Polymer expert writes text about better, inexpensive ways to create plastic
The complex and intricate world of plastics comes alive through the eyes of Marino Xanthos, PhD, a professor in the department of chemical engineering at New Jersey Institute of Technology (NJIT). Xanthos has spent a lifetime studying plastics--known in his world as polymers.
The newest book edited and co-authored by Xanthos Functional Fillers for Plastics (Wiley VCH) details not only the basics of the composition of plastics and how to alter, and then apply them, but how to fill them and modify them.
Although this is obviously a text for scientists, technologists and engineers, the process of this comprehensive and up-to-date overview of the major mineral and organic fillers for plastics may interest anyone fascinated by the physical universe.
Simply put, almost anything can be used to fill plastics and this book based on the way the material is classified, makes that information more accessible than ever before.
There are chapters about glass as a filler, mica, too, and the emerging market of dirt--in the form of the minutest properties of clay called "nanoclay."
Information also is available about using carbon nanotubes and nanofibers as plastic fillers as well as natural fibers as fillers, too. More fillers mentioned are talc, kaolin, calcium carbonate –better known among non-chemists as limestone.
The text details how inexpensive natural fillers from mineral resources (clays, mica or talc) can be upgraded by coating them with chemicals to make them more compatible with different types of polymers.
Such natural mineral fillers are mined at locations throughout the world where grinding, purification and coating plants are available. The products are then transported elsewhere. Synthetic fillers, such as fiberglass, are produced by different companies and then coated on site with protective chemicals to prevent abrasion and increase compatibility.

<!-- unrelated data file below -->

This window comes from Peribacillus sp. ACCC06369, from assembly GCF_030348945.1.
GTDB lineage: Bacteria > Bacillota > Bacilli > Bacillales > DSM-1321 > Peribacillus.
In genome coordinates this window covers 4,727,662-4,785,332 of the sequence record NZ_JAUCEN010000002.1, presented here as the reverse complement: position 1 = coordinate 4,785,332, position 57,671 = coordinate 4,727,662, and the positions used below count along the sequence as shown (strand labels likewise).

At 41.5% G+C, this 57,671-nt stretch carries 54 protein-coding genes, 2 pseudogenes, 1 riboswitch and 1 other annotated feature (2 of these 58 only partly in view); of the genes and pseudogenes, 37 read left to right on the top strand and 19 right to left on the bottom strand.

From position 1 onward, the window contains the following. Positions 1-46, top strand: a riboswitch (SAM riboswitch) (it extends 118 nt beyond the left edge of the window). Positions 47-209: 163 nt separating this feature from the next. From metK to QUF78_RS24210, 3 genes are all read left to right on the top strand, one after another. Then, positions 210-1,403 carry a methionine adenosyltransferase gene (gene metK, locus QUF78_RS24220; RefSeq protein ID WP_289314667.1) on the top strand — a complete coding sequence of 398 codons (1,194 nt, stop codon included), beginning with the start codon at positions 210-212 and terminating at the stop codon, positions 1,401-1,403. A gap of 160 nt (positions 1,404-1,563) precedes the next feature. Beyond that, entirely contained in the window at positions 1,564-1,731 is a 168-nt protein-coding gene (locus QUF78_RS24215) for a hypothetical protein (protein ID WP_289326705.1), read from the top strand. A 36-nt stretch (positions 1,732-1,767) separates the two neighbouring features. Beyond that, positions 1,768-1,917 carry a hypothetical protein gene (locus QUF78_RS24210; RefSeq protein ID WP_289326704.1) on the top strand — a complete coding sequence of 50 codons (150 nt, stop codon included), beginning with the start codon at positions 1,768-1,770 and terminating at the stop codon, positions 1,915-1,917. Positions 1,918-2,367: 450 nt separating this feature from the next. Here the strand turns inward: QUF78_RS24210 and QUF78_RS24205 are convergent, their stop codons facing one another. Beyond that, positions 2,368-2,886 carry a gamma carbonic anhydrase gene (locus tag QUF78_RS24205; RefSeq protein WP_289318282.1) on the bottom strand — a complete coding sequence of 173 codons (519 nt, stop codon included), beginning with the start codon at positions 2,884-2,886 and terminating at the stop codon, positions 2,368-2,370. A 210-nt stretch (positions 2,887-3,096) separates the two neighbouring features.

Bioactive fillers number among the most active fillers today. Such fillers naturally occur in salts and glasses which are surface reactive inorganic compounds. When such compounds are combined with collagen, they can bond with human bones and teeth.
"Bioactive fillers can accelerate bone growth and repair bone defects in dental, craniofacial and orthopedic applications," added Xanthos. Among those compounds we use for this purpose is calcium phosphate which has structural similarity to the mineral phase of the bone. "You cannot easily recognize a polymer (or plastic) that contains fillers," said Xanthos. "But consumers use them daily. For example, look under your car hood. Fillers exist near almost any part of your engine. That's because filled plastics in some cases are better to use than metals. Near a car engine, for example, fillers can increase heat stability and retain certain properties of plastic parts while remaining at elevated temperatures." Working chemists and engineers view this text as an excellent consumer's guide. Listed information includes not only data about the chemical properties of the filler--when applicable its density, moisture and thermal properties--but also practical information such as suppliers, costs and even availability. There's also significant research about identifying new markets and applications for fillers.
Xanthos wrote six of the chapters and called upon international experts to supply the rest of the information.
Xanthos directed the Polymer Engineering Center at NJIT until 2003. Xanthos studied chemical engineering at the University of Toronto, where he received his doctorate in 1974. He has been Manager of Research and Development and Technical services at Marietta Resources International Ltd. and taught at the Stevens Institute of Technology, Hoboken.
Since 1988, Xanthos has been director of research at the Polymer Processing Institute (PPI), an independent non-profit research organization located at NJIT. Xanthos' interests focus on polymer blends, composites, and foams. He is involved with polymer modification and reactive processing, plastics recycling and life-cycle assessment. Structure-property relationships and environmental considerations in polymer processing hold his attention, too.
Source: Eurekalert & othersLast reviewed: By John M. Grohol, Psy.D. on 21 Feb 2009
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